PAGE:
Computer icons are incorporated into any graphical user interface. Icons are small pictures of standard resolutions that visually represent objects, actions, and other concepts. In graphical user interfaces, icons are used as a quicker, more intuitive way to communicate with the user. Icons depicting common elements of a user interface are better visible than text, can be recognized faster, and are certainly easier on the eyes.
Originally introduced in 1970 by the Xerox Research Center and widely deployed by the Apple Macintosh and Microsoft Windows systems, icons make computer novices feel more comfortable with operating systems, learn quicker and interact more efficiently. Icons can be used to replace or supplement text messages. Commonly used in menus, toolbars, on buttons and in the latest ribbon-type user interfaces, icons have come a long way from the original concept.
There are multiple file formats for storing icons. The Windows systems use Windows icons in the platform-dependent ICO format. Mac OS computers store Mac icons in their specific formats, while Unix-based systems employ PNG icons for most applications. As such, icon editing software is generally available for the Windows and Mac OS platforms, while Unix users can design PNG icons with any graphic editor.
As a rule of thumb, icons are square pictograms that come in a number of standard sizes and color resolutions. Most platforms support icon sizes of 16×16 to 128×128 pixels, while some platforms readily accept icon images as large as 512×512 pixels. The big 512×512 pixel icons were first used in Mac OS Leopard.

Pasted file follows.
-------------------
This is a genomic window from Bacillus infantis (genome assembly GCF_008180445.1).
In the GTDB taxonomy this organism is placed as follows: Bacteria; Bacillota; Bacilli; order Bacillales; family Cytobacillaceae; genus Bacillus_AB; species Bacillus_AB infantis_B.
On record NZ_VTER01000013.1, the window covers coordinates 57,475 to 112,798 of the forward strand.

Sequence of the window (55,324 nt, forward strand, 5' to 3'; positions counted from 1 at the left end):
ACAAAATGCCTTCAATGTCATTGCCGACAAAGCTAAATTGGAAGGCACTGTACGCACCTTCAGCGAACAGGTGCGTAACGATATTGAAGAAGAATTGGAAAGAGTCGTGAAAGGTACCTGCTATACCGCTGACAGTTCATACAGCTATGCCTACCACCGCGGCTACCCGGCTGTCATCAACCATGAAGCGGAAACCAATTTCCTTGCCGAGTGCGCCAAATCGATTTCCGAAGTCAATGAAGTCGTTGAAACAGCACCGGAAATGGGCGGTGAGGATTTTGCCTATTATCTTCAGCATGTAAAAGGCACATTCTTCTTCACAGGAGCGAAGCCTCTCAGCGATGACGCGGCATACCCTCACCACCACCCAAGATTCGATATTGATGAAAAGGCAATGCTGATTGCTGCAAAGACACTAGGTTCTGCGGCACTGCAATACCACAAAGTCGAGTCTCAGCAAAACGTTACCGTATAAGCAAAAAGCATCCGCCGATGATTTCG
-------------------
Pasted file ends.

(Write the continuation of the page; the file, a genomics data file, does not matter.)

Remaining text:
Pixel resolutions of all icons are platform dependent. For example, Windows icons are defined as images in 16 and 256-color gammas as well as True Color images with alpha channel. Windows icons are supplied in standard sizes of 16×16, 32×32, and 48×48 pixels. Windows Vista defines new standards for Windows icons, including icons in resolutions of up to 256×256 pixels in True Color only. Optionally, images of 128×128 and 512×512 pixels are supported. Interestingly, the higher resolution versions of Windows Vista icons are stored in compressed PNG format instead of Windows ICO used in older versions of Windows and for lower resolution images. Other systems such as Windows Mobile can employ standard icons of other resolutions, such as 24×24 pixels.
Many independent designers are providing custom icons. Aha-Soft offers a variety of Windows icons, Mac icons, and PNG icons in all sizes and resolutions common to those systems. The company provides royalty-free icons individually and in matching sets incorporating icons drawn a common style or theme.